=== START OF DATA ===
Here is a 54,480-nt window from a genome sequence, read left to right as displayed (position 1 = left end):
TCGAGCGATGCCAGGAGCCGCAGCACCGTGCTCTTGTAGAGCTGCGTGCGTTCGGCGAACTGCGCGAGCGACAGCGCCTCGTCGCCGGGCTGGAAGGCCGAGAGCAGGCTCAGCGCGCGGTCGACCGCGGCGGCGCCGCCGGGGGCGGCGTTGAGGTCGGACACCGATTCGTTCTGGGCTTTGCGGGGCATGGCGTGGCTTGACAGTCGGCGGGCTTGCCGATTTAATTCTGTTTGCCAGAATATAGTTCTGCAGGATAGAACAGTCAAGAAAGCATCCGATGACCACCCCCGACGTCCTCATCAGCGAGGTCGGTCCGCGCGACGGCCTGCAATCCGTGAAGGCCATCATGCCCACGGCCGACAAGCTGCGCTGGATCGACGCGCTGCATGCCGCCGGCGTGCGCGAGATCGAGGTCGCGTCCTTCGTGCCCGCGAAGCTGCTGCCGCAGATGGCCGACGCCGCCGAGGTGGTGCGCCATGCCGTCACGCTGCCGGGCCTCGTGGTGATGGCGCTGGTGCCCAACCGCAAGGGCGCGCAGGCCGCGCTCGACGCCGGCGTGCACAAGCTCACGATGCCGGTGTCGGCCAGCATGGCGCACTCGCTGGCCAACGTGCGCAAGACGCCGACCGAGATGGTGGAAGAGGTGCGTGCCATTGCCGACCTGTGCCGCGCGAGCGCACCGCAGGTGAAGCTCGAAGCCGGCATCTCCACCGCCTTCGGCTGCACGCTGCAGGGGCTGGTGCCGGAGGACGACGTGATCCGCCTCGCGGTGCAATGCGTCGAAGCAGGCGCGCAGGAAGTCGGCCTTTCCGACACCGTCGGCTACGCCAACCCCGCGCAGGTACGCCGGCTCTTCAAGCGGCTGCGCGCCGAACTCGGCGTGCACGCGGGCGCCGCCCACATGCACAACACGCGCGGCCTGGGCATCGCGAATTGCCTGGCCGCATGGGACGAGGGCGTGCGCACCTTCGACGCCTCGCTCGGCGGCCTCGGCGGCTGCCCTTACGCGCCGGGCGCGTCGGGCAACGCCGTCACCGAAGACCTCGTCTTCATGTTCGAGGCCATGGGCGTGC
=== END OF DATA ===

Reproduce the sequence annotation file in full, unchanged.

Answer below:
Here is a 54,480-nt window from a genome sequence, read left to right as displayed (position 1 = left end):
TCGAGCGATGCCAGGAGCCGCAGCACCGTGCTCTTGTAGAGCTGCGTGCGTTCGGCGAACTGCGCGAGCGACAGCGCCTCGTCGCCGGGCTGGAAGGCCGAGAGCAGGCTCAGCGCGCGGTCGACCGCGGCGGCGCCGCCGGGGGCGGCGTTGAGGTCGGACACCGATTCGTTCTGGGCTTTGCGGGGCATGGCGTGGCTTGACAGTCGGCGGGCTTGCCGATTTAATTCTGTTTGCCAGAATATAGTTCTGCAGGATAGAACAGTCAAGAAAGCATCCGATGACCACCCCCGACGTCCTCATCAGCGAGGTCGGTCCGCGCGACGGCCTGCAATCCGTGAAGGCCATCATGCCCACGGCCGACAAGCTGCGCTGGATCGACGCGCTGCATGCCGCCGGCGTGCGCGAGATCGAGGTCGCGTCCTTCGTGCCCGCGAAGCTGCTGCCGCAGATGGCCGACGCCGCCGAGGTGGTGCGCCATGCCGTCACGCTGCCGGGCCTCGTGGTGATGGCGCTGGTGCCCAACCGCAAGGGCGCGCAGGCCGCGCTCGACGCCGGCGTGCACAAGCTCACGATGCCGGTGTCGGCCAGCATGGCGCACTCGCTGGCCAACGTGCGCAAGACGCCGACCGAGATGGTGGAAGAGGTGCGTGCCATTGCCGACCTGTGCCGCGCGAGCGCACCGCAGGTGAAGCTCGAAGCCGGCATCTCCACCGCCTTCGGCTGCACGCTGCAGGGGCTGGTGCCGGAGGACGACGTGATCCGCCTCGCGGTGCAATGCGTCGAAGCAGGCGCGCAGGAAGTCGGCCTTTCCGACACCGTCGGCTACGCCAACCCCGCGCAGGTACGCCGGCTCTTCAAGCGGCTGCGCGCCGAACTCGGCGTGCACGCGGGCGCCGCCCACATGCACAACACGCGCGGCCTGGGCATCGCGAATTGCCTGGCCGCATGGGACGAGGGCGTGCGCACCTTCGACGCCTCGCTCGGCGGCCTCGGCGGCTGCCCTTACGCGCCGGGCGCGTCGGGCAACGCCGTCACCGAAGACCTCGTCTTCATGTTCGAGGCCATGGGCGTGC